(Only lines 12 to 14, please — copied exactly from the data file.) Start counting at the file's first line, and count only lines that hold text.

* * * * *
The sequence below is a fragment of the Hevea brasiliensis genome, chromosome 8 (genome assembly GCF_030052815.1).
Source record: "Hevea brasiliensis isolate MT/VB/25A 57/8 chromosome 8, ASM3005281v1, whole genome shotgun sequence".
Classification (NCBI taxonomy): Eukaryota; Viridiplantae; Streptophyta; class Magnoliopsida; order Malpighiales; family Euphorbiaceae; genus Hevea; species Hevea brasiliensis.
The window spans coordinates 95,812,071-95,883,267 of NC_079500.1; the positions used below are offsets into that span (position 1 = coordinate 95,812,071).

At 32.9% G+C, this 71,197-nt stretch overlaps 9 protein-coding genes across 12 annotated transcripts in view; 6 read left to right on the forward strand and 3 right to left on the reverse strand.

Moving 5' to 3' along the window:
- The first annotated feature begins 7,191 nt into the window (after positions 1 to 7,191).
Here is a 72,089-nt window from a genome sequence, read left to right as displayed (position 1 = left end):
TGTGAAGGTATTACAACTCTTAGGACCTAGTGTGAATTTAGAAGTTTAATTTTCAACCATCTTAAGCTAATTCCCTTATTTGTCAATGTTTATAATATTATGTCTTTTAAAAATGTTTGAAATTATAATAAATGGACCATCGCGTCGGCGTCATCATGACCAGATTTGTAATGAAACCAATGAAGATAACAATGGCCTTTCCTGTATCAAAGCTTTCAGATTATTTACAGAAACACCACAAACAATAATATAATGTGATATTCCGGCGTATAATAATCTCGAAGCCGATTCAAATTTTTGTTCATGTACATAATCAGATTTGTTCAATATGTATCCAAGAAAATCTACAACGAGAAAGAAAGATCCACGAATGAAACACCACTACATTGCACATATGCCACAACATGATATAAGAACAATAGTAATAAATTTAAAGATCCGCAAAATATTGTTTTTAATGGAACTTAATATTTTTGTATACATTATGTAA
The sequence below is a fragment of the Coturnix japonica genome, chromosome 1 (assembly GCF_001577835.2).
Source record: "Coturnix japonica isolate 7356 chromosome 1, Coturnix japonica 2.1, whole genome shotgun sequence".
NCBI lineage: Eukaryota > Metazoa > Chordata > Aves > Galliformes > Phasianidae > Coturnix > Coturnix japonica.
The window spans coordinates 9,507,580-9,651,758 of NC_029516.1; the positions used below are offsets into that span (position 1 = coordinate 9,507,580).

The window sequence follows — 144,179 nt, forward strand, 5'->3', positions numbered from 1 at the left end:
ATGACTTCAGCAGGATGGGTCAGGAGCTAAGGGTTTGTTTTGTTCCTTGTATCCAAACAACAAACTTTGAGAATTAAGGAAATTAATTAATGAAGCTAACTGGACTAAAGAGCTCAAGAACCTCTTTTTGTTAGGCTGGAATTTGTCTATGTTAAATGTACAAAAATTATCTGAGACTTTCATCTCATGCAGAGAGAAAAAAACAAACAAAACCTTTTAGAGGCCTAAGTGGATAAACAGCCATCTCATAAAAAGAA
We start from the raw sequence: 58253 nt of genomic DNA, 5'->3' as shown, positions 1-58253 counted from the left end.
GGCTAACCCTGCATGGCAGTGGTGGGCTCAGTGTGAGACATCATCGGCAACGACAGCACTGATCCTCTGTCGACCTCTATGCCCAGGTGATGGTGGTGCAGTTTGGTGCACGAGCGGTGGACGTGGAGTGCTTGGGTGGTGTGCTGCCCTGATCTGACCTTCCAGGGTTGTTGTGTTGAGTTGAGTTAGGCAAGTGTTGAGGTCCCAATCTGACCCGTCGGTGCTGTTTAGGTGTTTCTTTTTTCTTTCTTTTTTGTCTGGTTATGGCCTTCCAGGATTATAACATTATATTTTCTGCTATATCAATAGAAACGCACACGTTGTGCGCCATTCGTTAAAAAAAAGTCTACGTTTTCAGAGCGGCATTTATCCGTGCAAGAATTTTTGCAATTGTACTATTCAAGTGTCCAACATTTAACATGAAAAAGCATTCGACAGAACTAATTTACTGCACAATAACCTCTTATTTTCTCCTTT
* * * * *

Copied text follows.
NCBI lineage: Eukaryota > Metazoa > Chordata > Aves > Galliformes > Phasianidae > Coturnix > Coturnix japonica.
The window spans coordinates 9,507,580-9,651,758 of NC_029516.1; the positions used below are offsets into that span (position 1 = coordinate 9,507,580).

The window sequence follows — 144,179 nt, forward strand, 5'->3', positions numbered from 1 at the left end: